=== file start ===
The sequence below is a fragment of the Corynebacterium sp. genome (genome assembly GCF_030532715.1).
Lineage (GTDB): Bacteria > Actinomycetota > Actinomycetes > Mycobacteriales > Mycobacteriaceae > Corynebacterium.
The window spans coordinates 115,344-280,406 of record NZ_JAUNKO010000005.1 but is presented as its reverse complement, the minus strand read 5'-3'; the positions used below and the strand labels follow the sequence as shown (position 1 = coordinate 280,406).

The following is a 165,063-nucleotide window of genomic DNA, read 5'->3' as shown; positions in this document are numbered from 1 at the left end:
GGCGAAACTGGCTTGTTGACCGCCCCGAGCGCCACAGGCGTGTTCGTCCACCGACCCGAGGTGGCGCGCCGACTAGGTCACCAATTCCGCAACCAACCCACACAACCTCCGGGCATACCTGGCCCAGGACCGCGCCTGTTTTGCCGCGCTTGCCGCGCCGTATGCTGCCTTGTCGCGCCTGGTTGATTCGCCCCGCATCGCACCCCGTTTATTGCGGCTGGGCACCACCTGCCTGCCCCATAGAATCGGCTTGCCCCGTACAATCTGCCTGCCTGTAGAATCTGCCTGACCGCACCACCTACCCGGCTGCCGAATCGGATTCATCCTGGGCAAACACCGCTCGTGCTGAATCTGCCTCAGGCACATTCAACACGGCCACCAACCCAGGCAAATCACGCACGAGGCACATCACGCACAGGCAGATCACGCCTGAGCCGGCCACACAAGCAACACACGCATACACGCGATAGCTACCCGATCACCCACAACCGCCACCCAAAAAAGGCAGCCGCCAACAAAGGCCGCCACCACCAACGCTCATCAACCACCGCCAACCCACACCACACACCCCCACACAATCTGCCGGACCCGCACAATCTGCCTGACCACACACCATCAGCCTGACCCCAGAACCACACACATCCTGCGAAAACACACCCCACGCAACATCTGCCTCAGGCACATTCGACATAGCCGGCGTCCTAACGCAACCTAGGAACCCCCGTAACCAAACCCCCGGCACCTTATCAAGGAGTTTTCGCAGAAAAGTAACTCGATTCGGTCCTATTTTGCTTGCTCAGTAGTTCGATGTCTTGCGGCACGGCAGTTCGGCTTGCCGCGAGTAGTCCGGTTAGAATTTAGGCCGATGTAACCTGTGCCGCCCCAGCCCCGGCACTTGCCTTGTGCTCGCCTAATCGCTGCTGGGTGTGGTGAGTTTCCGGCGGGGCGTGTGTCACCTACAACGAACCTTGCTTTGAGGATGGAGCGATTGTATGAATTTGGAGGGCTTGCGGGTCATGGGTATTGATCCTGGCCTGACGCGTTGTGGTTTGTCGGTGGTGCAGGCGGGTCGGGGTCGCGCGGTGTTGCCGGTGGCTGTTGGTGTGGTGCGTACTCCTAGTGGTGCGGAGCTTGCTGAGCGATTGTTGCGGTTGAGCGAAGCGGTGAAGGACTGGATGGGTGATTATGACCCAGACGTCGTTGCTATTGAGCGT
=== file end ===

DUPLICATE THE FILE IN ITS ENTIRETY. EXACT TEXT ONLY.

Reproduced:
The sequence below is a fragment of the Corynebacterium sp. genome (genome assembly GCF_030532715.1).
Lineage (GTDB): Bacteria > Actinomycetota > Actinomycetes > Mycobacteriales > Mycobacteriaceae > Corynebacterium.
The window spans coordinates 115,344-280,406 of record NZ_JAUNKO010000005.1 but is presented as its reverse complement, the minus strand read 5'-3'; the positions used below and the strand labels follow the sequence as shown (position 1 = coordinate 280,406).

The following is a 165,063-nucleotide window of genomic DNA, read 5'->3' as shown; positions in this document are numbered from 1 at the left end:
GGCGAAACTGGCTTGTTGACCGCCCCGAGCGCCACAGGCGTGTTCGTCCACCGACCCGAGGTGGCGCGCCGACTAGGTCACCAATTCCGCAACCAACCCACACAACCTCCGGGCATACCTGGCCCAGGACCGCGCCTGTTTTGCCGCGCTTGCCGCGCCGTATGCTGCCTTGTCGCGCCTGGTTGATTCGCCCCGCATCGCACCCCGTTTATTGCGGCTGGGCACCACCTGCCTGCCCCATAGAATCGGCTTGCCCCGTACAATCTGCCTGCCTGTAGAATCTGCCTGACCGCACCACCTACCCGGCTGCCGAATCGGATTCATCCTGGGCAAACACCGCTCGTGCTGAATCTGCCTCAGGCACATTCAACACGGCCACCAACCCAGGCAAATCACGCACGAGGCACATCACGCACAGGCAGATCACGCCTGAGCCGGCCACACAAGCAACACACGCATACACGCGATAGCTACCCGATCACCCACAACCGCCACCCAAAAAAGGCAGCCGCCAACAAAGGCCGCCACCACCAACGCTCATCAACCACCGCCAACCCACACCACACACCCCCACACAATCTGCCGGACCCGCACAATCTGCCTGACCACACACCATCAGCCTGACCCCAGAACCACACACATCCTGCGAAAACACACCCCACGCAACATCTGCCTCAGGCACATTCGACATAGCCGGCGTCCTAACGCAACCTAGGAACCCCCGTAACCAAACCCCCGGCACCTTATCAAGGAGTTTTCGCAGAAAAGTAACTCGATTCGGTCCTATTTTGCTTGCTCAGTAGTTCGATGTCTTGCGGCACGGCAGTTCGGCTTGCCGCGAGTAGTCCGGTTAGAATTTAGGCCGATGTAACCTGTGCCGCCCCAGCCCCGGCACTTGCCTTGTGCTCGCCTAATCGCTGCTGGGTGTGGTGAGTTTCCGGCGGGGCGTGTGTCACCTACAACGAACCTTGCTTTGAGGATGGAGCGATTGTATGAATTTGGAGGGCTTGCGGGTCATGGGTATTGATCCTGGCCTGACGCGTTGTGGTTTGTCGGTGGTGCAGGCGGGTCGGGGTCGCGCGGTGTTGCCGGTGGCTGTTGGTGTGGTGCGTACTCCTAGTGGTGCGGAGCTTGCTGAGCGATTGTTGCGGTTGAGCGAAGCGGTGAAGGACTGGATGGGTGATTATGACCCAGACGTCGTTGCTATTGAGCGT